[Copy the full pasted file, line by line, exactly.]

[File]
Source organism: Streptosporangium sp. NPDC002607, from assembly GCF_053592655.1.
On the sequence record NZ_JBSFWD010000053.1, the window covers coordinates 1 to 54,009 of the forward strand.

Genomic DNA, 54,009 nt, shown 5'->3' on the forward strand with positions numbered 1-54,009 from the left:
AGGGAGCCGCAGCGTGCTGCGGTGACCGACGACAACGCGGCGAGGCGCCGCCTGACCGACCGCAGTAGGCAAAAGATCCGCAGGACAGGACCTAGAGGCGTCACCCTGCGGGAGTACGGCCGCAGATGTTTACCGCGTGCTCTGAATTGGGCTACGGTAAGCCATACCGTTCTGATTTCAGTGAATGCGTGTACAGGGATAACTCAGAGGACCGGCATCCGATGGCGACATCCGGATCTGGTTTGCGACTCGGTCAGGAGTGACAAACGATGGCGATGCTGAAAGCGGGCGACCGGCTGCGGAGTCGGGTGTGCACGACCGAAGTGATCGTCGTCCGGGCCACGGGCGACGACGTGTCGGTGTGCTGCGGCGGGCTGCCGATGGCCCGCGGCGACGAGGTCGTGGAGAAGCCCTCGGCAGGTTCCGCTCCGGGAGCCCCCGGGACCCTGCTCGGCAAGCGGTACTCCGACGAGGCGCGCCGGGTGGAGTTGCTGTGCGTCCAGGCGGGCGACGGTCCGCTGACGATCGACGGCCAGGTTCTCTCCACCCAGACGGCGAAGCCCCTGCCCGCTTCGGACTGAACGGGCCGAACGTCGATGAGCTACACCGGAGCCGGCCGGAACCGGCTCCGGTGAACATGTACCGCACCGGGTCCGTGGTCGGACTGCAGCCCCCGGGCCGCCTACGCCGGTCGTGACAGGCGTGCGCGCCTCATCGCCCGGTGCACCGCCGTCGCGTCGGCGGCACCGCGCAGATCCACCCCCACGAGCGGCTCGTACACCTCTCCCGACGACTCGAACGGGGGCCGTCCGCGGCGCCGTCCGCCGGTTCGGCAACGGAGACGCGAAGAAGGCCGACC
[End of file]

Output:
Source organism: Streptosporangium sp. NPDC002607, from assembly GCF_053592655.1.
On the sequence record NZ_JBSFWD010000053.1, the window covers coordinates 1 to 54,009 of the forward strand.

Genomic DNA, 54,009 nt, shown 5'->3' on the forward strand with positions numbered 1-54,009 from the left:
AGGGAGCCGCAGCGTGCTGCGGTGACCGACGACAACGCGGCGAGGCGCCGCCTGACCGACCGCAGTAGGCAAAAGATCCGCAGGACAGGACCTAGAGGCGTCACCCTGCGGGAGTACGGCCGCAGATGTTTACCGCGTGCTCTGAATTGGGCTACGGTAAGCCATACCGTTCTGATTTCAGTGAATGCGTGTACAGGGATAACTCAGAGGACCGGCATCCGATGGCGACATCCGGATCTGGTTTGCGACTCGGTCAGGAGTGACAAACGATGGCGATGCTGAAAGCGGGCGACCGGCTGCGGAGTCGGGTGTGCACGACCGAAGTGATCGTCGTCCGGGCCACGGGCGACGACGTGTCGGTGTGCTGCGGCGGGCTGCCGATGGCCCGCGGCGACGAGGTCGTGGAGAAGCCCTCGGCAGGTTCCGCTCCGGGAGCCCCCGGGACCCTGCTCGGCAAGCGGTACTCCGACGAGGCGCGCCGGGTGGAGTTGCTGTGCGTCCAGGCGGGCGACGGTCCGCTGACGATCGACGGCCAGGTTCTCTCCACCCAGACGGCGAAGCCCCTGCCCGCTTCGGACTGAACGGGCCGAACGTCGATGAGCTACACCGGAGCCGGCCGGAACCGGCTCCGGTGAACATGTACCGCACCGGGTCCGTGGTCGGACTGCAGCCCCCGGGCCGCCTACGCCGGTCGTGACAGGCGTGCGCGCCTCATCGCCCGGTGCACCGCCGTCGCGTCGGCGGCACCGCGCAGATCCACCCCCACGAGCGGCTCGTACACCTCTCCCGACGACTCGAACGGGGGCCGTCCGCGGCGCCGTCCGCCGGTTCGGCAACGGAGACGCGAAGAAGGCCGACC